The weather in NYC has been abysmal the last few weeks. Not good for someone who often jokes she operates on solar energy. When I woke up to sunshine streaming in through the crack in the curtains I knew it would be a farmers' market day. Wednesdays and Saturdays are my favorites for going to Union Square because it's bursting with the most farm stands.
I had no business going today with my manuscript due the end of next week, but it's where my heart needed to be. Eating is a common way to cope with deep sadness, but whenever I feel out of sorts I find more comfort in ingredients. As I crossed over Union Square West and found myself in the center of the market, I began sprinting, scanning stands to see what I wanted. Then I stopped and realized it was the equivalent to gobbling my food up too fast.
After the dreary weather, this time at the market needed to be savored. It needed to nourish my mind so I could get back to the real work at hand, which at this moment is finishing the last of the recipe development and writing headnotes. I took a deep breath, closed my eyes and slowed down my pace. After collecting my bounty, I headed to the subway.
Sitting across from me was a young couple, and I couldn't help but watch them dig into their fruit cups from a bodega. He was eating pineapple, and she plopped an orange wedge into his cup. He stabbed it with a fork and dropped it back into her bowl. She returned it—and he again stood his ground, but with a sly grin and sparkle in his eyes. They compromised on a strawberry half, which she casually held up to his mouth from the tip of her fork.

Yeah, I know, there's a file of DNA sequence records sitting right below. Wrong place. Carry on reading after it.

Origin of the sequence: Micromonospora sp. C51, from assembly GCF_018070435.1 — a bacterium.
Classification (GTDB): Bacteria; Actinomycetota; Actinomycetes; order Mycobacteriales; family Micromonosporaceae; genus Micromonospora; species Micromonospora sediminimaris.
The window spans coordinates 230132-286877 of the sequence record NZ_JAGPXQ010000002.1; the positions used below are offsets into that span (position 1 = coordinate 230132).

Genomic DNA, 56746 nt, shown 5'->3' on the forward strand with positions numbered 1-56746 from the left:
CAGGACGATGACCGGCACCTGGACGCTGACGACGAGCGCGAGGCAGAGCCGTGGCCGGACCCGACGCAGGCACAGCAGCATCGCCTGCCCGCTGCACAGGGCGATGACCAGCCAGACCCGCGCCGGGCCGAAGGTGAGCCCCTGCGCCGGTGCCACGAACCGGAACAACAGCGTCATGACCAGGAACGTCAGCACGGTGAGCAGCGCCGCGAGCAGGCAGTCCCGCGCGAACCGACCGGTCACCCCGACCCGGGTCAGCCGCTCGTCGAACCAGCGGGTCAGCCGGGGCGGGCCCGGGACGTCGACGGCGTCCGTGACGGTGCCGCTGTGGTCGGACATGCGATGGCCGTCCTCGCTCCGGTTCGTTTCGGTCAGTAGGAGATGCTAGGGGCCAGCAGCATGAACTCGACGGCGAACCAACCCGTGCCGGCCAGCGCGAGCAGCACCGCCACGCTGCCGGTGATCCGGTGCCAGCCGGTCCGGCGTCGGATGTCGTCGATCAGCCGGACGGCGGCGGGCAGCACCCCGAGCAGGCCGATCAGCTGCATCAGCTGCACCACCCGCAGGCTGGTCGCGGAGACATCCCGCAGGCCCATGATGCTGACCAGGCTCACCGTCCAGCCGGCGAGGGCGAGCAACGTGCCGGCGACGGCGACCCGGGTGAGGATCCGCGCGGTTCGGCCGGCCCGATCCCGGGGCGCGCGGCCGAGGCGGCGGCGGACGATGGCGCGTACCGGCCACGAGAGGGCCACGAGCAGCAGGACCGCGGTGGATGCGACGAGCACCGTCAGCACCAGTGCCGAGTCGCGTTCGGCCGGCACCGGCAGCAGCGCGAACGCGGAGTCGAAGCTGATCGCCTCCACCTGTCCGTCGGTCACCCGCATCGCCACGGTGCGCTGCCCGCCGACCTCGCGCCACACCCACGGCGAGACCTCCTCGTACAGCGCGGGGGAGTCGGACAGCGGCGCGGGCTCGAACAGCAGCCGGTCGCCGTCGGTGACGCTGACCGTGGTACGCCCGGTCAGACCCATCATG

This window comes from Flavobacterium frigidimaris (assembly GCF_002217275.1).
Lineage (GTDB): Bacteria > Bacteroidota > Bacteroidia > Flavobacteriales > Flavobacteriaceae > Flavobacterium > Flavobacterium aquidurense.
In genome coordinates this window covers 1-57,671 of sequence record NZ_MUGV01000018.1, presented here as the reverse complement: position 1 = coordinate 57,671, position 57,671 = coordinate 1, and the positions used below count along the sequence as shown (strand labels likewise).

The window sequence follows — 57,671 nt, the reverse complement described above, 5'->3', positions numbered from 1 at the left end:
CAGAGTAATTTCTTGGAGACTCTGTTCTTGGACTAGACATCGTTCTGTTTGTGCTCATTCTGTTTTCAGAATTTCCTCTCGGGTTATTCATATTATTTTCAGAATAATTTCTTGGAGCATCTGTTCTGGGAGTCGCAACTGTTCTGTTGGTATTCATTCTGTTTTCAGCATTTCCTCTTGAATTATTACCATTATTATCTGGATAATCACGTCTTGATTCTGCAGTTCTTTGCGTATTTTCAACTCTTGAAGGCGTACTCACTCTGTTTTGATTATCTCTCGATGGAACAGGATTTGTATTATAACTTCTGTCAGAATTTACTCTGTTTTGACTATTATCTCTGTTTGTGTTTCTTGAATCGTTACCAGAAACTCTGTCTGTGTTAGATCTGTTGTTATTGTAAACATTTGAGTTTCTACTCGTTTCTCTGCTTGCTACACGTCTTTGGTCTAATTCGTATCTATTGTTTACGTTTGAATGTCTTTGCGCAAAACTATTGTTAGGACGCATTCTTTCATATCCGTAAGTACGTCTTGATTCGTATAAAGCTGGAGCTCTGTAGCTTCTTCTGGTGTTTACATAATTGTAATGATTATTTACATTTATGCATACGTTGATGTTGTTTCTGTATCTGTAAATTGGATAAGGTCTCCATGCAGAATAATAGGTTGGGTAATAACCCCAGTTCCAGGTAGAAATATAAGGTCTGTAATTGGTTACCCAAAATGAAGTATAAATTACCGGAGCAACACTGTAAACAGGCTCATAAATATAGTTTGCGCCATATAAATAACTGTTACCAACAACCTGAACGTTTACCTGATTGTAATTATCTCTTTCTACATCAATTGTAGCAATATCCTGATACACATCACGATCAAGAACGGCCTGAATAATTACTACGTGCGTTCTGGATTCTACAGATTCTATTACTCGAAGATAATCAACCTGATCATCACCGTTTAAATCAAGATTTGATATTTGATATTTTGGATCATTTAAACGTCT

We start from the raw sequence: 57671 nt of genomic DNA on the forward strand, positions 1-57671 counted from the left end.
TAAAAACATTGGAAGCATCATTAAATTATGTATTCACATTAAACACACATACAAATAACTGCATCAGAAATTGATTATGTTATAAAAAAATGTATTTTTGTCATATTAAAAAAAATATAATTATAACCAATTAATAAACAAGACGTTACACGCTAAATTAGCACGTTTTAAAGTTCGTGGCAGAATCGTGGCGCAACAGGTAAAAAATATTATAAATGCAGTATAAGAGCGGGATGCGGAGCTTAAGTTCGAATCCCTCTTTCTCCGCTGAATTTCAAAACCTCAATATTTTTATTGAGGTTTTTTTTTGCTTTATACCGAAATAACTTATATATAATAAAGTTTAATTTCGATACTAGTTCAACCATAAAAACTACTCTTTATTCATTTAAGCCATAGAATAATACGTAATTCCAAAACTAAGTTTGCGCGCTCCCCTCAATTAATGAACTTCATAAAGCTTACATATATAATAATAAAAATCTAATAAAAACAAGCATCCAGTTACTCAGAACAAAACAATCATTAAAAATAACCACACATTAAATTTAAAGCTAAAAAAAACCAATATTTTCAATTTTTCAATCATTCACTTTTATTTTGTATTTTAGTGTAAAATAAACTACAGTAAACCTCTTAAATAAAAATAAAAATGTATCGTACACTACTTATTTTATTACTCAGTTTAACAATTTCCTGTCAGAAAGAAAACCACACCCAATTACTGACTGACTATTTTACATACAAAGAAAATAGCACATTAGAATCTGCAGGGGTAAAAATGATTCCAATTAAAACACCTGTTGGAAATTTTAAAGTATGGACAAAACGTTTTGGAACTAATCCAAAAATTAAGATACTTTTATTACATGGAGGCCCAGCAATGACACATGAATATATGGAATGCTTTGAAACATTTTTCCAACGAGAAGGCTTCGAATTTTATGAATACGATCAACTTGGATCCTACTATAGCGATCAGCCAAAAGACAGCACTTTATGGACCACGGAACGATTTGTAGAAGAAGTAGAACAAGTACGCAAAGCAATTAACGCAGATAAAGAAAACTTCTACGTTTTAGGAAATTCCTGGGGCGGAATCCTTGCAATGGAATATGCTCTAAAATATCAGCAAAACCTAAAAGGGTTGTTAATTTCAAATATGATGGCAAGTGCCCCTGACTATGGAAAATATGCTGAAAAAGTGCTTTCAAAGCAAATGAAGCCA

I got lost in my phone, reading the Dining In section, and when I next put my head up, his was nestled in the nook of her elbow. His eyes closed, with a faint smile, and her's the same. One would think this made me sad, or perhaps even angry at my situation.
The effect was opposite, though, and it left me hungry for a connection like that again. Feeling joy at watching such a sweet, simple display of intimacy reinforced that there is still an appetite to love like that again. These feelings do not come without a price. There is the immediate wave of guilt that comes with every lonely moment. Does my loneliness diminish the depth of my love for Michael? Does it mean I'm weak to want the brush of a hand against my face? It's a rhetorical question, and one I began exploring with my therapist last week.
This has nothing, and everything, to do with making walnut cookies. See, my other therapy is baking. The exacting science and chemistry of making sweets soothes my need for control. My ingredients are variables to which I can dictate the final outcome, provided I respect their limitations and understand their individual needs. It's a relationship of a different nature.
My obsession with this particular cookie started on Sunday. Here's where we fall down the rabbit hole of my thought process. Mikey used to find it both amusing, and an oddly insane and creative experience to watch.
Pink lemonade was on my mind for a few days by that point since it's a recipe for the cookbook. I woke up on Sunday in a sluggish mood, which isn't revelatory news. The girls are amazing about playing and chillng in their room on Sunday mornings, so once I decided my empty bed held no more allure, I decided to tackle the homemade pink lemonade. The recipe was a huge success, but it left me with more lemonade than I knew we could drink in a day or two.